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Climatology-based regional modelling of potential vegetation and average annual long-term runoff for Mesoamerica

by Imbach Bartol, Pablo A; Molina, Luis (autor/a); Locatelli, Bruno (autor/a); Roupsard, Olivier (autor/a); Ciais, Philippe (autor/a); Corrales, Lenin (autor/a); Mahé, Gil (autor/a).
Type: materialTypeLabelBookDescription: 17 páginas ; 11 ilustraciones, 4 tablas.Subject(s): CLIMATOLOGIA | MODELIZACION DEL MEDIO AMBIENTE | EVAPOTRANSPIRACION | ESCORRENTIA | CURSOS DE AGUA | INDICE DE VEGETACION | PRECIPITACION ATMOSFERICA | DATOS CLIMATOLOGICOS | ANALISIS DE DATOS | MODELOS | CONSERVACION DE AGUAS | ENERGIA HIDROELECTRICA | PLANIFICACION | AMERICA CENTRALOnline Resources: Texto completo (En) Summary: Mean annual cycles of runoff, evapotranspiration, leaf area index (LAI) and potential vegetation were modelled for Mesoamerica using the SVAT model MAPSS with different climatology datasets. We calibrated and validated the model after building a comprehensive database of regional runoff, climate, soils and LAI. The performance of several gridded precipitation climatology datasets (CRU, FCLIM, WorldClim, TRMM, WindPPT and TCMF) was evaluated and FCLIM produced the most realistic runoff. Annual runoff was successfully predicted (R2=0.84) for a set of 138 catchments, with a low runoff bias (12%) that might originate from an underestimation of the precipitation over cloud forests. The residuals were larger in small catchments but remained homogeneous across elevation, precipitation, and land-use gradients. Assuming a uniform distribution of parameters around literature values, and using a Monte Carlo-type approach, we estimated an average model uncertainty of 42% of the annual runoff. The MAPSS model was most sensitive to the parameterization of stomatal conductance. Monthly runoff seasonality was mimicked “fairly” in 78% of the catchments. Predicted LAI was consistent with MODIS collection 5 and GLOBCARBON remotely sensed global products. The simulated evapotranspiration:runoff ratio increased exponentially for low precipitation areas, highlighting the importance of accurately modelling evapotranspiration below 1500 mm of annual rainfall with the help of SVAT models such as MAPSS.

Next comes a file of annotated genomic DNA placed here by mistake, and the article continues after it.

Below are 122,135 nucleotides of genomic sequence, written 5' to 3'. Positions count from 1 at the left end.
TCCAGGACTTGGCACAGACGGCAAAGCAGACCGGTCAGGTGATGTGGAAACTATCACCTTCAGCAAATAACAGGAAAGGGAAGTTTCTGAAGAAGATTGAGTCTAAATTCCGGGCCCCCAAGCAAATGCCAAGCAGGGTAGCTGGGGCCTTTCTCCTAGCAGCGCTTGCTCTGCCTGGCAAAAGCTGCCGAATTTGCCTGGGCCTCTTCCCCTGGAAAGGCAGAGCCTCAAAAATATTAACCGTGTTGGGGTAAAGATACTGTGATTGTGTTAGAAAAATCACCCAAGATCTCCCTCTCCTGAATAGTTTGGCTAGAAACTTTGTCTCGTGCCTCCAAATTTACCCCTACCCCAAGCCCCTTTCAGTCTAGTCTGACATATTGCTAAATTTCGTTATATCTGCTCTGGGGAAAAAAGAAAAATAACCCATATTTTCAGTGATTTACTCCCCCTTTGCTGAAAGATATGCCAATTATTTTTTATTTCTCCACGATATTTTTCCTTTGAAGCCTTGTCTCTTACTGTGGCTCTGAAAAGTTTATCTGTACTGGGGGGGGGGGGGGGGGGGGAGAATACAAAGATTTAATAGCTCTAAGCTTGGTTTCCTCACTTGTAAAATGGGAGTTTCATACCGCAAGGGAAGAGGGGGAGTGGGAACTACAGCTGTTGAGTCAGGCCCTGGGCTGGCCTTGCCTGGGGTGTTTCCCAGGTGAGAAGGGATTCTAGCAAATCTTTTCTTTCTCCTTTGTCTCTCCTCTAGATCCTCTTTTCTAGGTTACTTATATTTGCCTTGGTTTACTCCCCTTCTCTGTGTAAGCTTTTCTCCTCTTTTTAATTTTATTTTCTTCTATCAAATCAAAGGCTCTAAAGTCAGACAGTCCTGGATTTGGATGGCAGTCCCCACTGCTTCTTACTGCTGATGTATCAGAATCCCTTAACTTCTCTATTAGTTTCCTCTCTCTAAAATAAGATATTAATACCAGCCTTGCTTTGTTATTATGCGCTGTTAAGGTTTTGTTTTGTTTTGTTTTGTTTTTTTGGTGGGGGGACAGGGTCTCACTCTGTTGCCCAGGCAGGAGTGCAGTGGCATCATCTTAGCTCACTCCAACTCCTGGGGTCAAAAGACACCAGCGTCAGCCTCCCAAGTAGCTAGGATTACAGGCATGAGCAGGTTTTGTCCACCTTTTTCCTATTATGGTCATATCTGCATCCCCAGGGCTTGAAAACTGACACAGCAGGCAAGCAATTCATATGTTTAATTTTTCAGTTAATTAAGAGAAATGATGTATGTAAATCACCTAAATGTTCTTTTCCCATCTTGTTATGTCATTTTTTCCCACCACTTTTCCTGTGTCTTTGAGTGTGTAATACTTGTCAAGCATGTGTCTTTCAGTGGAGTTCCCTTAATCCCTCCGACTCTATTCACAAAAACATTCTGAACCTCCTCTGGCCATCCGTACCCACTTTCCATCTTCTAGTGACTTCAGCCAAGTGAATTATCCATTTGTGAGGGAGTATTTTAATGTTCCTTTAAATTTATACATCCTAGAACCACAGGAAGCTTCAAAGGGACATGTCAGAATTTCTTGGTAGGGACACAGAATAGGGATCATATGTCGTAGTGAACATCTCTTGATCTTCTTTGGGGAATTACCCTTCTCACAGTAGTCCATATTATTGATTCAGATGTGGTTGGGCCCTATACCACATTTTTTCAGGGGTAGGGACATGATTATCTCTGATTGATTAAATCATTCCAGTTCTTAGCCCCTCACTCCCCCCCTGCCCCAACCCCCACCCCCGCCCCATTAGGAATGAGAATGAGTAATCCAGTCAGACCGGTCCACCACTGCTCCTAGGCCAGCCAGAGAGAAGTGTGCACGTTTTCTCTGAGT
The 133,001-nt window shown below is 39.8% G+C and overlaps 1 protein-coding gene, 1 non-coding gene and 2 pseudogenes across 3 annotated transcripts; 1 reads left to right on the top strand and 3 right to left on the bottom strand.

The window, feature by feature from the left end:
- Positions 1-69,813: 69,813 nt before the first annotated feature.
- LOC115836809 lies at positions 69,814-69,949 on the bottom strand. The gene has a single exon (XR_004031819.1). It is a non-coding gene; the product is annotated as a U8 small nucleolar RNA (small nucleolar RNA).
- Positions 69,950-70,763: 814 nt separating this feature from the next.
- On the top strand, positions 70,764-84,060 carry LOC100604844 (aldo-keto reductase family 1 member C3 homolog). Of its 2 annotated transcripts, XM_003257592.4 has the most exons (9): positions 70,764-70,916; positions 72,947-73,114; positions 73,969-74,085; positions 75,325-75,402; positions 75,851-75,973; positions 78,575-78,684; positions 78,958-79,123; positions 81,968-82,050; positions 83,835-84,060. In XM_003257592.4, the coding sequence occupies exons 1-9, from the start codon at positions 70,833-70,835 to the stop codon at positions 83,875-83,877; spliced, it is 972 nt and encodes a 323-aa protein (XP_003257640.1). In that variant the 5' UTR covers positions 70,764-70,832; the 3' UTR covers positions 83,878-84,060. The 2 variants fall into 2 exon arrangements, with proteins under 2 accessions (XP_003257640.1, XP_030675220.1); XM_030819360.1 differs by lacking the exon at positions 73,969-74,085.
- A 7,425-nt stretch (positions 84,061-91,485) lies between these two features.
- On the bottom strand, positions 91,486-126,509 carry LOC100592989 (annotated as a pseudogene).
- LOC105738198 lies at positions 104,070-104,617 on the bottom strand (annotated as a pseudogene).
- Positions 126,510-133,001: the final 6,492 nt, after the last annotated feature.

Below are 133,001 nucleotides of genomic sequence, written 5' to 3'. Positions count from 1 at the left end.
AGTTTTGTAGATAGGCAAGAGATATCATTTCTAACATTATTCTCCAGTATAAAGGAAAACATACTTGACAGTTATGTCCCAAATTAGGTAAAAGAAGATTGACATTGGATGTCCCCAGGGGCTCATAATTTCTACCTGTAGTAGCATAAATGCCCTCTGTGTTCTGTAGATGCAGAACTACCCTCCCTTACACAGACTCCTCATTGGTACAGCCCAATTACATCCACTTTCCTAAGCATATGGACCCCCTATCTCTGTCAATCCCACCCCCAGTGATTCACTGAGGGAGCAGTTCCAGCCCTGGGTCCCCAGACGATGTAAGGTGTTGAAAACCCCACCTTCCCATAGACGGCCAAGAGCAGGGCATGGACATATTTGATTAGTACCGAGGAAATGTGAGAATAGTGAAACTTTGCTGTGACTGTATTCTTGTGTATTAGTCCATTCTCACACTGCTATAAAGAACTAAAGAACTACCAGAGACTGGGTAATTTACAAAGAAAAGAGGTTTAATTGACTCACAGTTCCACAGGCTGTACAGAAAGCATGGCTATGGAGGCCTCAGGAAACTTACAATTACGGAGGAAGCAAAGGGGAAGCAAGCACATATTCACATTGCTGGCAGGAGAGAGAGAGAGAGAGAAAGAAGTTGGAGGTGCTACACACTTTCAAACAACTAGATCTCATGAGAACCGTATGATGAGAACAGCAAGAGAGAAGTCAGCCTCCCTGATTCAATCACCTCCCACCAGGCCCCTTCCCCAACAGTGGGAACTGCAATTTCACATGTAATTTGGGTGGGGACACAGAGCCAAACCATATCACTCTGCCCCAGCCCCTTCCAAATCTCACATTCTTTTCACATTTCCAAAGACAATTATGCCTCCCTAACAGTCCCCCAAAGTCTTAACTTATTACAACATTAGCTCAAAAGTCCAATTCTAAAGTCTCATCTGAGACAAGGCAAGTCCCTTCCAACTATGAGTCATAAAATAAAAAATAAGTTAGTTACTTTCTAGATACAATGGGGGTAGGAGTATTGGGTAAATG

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Bibliografía páginas 1815-1817

Mean annual cycles of runoff, evapotranspiration, leaf area index (LAI) and potential vegetation were modelled for Mesoamerica using the SVAT model MAPSS with different climatology datasets. We calibrated and validated the model after building a comprehensive database of regional runoff, climate, soils and LAI. The performance of several gridded precipitation climatology datasets (CRU, FCLIM, WorldClim, TRMM, WindPPT and TCMF) was evaluated and FCLIM produced the most realistic runoff. Annual runoff was successfully predicted (R2=0.84) for a set of 138 catchments, with a low runoff bias (12%) that might originate from an underestimation of the precipitation over cloud forests. The residuals were larger in small catchments but remained homogeneous across elevation, precipitation, and land-use gradients. Assuming a uniform distribution of parameters around literature values, and using a Monte Carlo-type approach, we estimated an average model uncertainty of 42% of the annual runoff. The MAPSS model was most sensitive to the parameterization of stomatal conductance. Monthly runoff seasonality was mimicked “fairly” in 78% of the catchments. Predicted LAI was consistent with MODIS collection 5 and GLOBCARBON remotely sensed global products. The simulated evapotranspiration:runoff ratio increased exponentially for low precipitation areas, highlighting the importance of accurately modelling evapotranspiration below 1500 mm of annual rainfall with the help of SVAT models such as MAPSS.

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